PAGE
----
Major benchmarks gave up early gains on Thursday morning, as investors remained of two minds with respect to the potential for a recovery from the coronavirus pandemic's economic ill effects. Stocks in the Nasdaq Composite (NASDAQINDEX:^IXIC) were down slightly more than broader-based indexes, with the Composite dropping almost 1% shortly after 11:45 a.m. EDT. The Nasdaq 100 Index was similarly down by nearly 1%.

Among notable stocks in the Nasdaq 100, Ross Stores (NASDAQ:ROST) saw a nice gain as investors hoped that the discount apparel retailer would be able to follow in the footsteps of one of its closest industry peers. For Expedia Group (NASDAQ:EXPE), however, the news wasn't nearly as good, with the online travel company's latest quarterly report raising at least as many new questions as it answered.

Will Ross rock retail?

Ross Stores saw its shares gain 4% Thursday morning, falling back from as much as a 10% advance early in the session. The retailer won't report its latest earnings until after the market closes this afternoon, but investors are getting a head start on placing their bets after having seen the results from a close competitor.

TJX (NYSE:TJX) posted its first-quarter report Thursday morning, and the stock of the company behind the T.J. Maxx and Marshalls lines of discount retailers climbed 5% after the news. To be clear, the numbers were ugly: Sales plunged by more than half from year-ago levels. TJX also posted significant losses for the period. However, TJX said it started reopening stores on May 4, and it has seen encouraging sales performance from stores that have been operating for at least a week.

Storefront for Ross without any people.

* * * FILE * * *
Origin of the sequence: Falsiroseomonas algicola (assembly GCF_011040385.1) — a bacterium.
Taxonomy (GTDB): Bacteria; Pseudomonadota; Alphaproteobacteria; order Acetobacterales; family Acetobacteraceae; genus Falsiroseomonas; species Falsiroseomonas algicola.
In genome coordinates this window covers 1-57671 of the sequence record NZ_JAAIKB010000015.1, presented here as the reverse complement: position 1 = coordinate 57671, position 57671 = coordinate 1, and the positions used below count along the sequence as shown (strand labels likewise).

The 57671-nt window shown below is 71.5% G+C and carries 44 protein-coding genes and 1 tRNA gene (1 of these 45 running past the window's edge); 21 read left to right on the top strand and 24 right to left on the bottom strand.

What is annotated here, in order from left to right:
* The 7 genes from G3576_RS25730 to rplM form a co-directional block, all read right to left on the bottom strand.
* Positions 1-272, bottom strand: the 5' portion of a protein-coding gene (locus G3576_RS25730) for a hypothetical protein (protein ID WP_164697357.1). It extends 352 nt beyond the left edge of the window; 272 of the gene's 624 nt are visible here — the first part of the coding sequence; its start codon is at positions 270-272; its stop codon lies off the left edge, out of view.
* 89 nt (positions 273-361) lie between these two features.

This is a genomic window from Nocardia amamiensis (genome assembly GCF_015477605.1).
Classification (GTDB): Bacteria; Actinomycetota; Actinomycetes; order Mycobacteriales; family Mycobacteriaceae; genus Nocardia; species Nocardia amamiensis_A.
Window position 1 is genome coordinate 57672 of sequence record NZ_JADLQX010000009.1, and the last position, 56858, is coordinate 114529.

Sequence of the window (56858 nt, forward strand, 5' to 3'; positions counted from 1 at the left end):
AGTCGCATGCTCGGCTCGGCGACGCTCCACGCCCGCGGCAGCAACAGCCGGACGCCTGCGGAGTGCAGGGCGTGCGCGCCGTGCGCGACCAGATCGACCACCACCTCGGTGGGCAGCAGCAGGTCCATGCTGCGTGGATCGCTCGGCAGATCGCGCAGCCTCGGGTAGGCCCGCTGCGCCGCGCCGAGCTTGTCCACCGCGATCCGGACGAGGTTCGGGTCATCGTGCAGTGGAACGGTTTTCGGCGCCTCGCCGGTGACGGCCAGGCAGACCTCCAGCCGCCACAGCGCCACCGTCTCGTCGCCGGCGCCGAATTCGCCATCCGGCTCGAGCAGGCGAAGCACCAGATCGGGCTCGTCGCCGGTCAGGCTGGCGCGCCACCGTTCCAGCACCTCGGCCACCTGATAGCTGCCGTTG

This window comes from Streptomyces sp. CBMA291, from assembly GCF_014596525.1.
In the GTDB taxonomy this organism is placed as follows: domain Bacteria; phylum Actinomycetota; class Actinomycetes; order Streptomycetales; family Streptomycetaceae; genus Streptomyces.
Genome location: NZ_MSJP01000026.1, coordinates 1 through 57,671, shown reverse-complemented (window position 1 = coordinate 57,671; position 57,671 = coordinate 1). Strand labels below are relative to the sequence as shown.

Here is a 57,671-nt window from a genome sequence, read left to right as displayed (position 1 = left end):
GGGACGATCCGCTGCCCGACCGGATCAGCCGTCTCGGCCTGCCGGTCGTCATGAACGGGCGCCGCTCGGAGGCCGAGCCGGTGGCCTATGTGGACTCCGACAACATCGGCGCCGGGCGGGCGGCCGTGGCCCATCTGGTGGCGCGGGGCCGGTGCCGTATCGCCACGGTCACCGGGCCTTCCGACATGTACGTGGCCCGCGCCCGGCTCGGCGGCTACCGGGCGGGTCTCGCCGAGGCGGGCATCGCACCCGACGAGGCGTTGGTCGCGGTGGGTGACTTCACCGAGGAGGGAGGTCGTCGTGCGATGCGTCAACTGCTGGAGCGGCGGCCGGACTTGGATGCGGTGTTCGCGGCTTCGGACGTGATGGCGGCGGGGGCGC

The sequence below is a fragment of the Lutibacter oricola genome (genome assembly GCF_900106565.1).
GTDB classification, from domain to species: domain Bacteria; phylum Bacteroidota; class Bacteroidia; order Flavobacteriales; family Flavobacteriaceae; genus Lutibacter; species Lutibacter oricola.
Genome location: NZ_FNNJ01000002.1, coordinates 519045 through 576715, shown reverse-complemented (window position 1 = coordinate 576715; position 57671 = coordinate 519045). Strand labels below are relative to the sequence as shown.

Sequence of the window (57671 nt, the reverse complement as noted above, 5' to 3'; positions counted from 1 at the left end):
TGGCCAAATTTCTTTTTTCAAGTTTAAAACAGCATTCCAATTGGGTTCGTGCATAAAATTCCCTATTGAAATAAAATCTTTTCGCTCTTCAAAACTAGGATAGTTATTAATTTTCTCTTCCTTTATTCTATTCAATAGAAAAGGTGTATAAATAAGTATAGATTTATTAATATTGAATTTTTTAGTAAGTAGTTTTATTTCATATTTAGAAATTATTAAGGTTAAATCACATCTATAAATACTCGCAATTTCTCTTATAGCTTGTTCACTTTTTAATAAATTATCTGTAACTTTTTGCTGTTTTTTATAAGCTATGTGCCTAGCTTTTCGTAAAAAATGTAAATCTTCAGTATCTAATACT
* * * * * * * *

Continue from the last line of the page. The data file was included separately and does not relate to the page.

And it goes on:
Image source: Ross Stores.

Ross Stores is likely to show similar massive declines in sales, but along with TJX, discount retail is likely to see some tailwinds once stores start to reopen in earnest. Hard-hit consumers won't be able to afford full-price items, giving the off-price retailers like Ross and TJX a competitive advantage. Ross and TJX are also likely to get a lot of new inventory from full-price retailers that couldn't sell items during their own store closures.

Ross investors won't get the final results until after the market closes Thursday afternoon. However, based on TJX's optimism, Ross is in position to mount a recovery if economic conditions -- and shoppers -- can cooperate to help retail companies bounce back.

Staying closer to home

Shares of Expedia Group were down 5% following the company's release of first-quarter financial results. Given how hard the travel industry has gotten hit by the novel coronavirus pandemic, it wasn't a big shock to see how ugly Expedia's numbers turned out.

Revenue at Expedia fell 15% from year-ago levels, resulting in an adjusted net loss that was more than six times worse than it was in the first quarter of 2019. Room nights booked were down 14% year over year, helping to send gross bookings for the period down almost 40%. Both Expedia's retail and business-to-business segments posted double-digit percentage declines, and March saw gross bookings actually turn negative as the volume of cancellations exceeded new bookings for travel. Air travel revenue plunged by more than half, but lodging-related sales were down 10% year over year as well.

Stock analysts piled on with negative comments following the report. Evercore ISI downgraded the stock, highlighting the online travel company's assertion that the second quarter will continue to have challenges and might not see an immediate recovery even as the economy starts to reopen.

Travel stocks in some areas have started to rebound, and in the long run, people will start to travel again. For now, though, Expedia can expect to keep seeing tough conditions for at least the next several months, and that could try the patience of long-term investors.

This article represents the opinion of the writer, who may disagree with the “official” recommendation position of a Motley Fool premium advisory service. We’re motley! Questioning an investing thesis -- even one of our own -- helps us all think critically about investing and make decisions that help us become smarter, happier, and richer.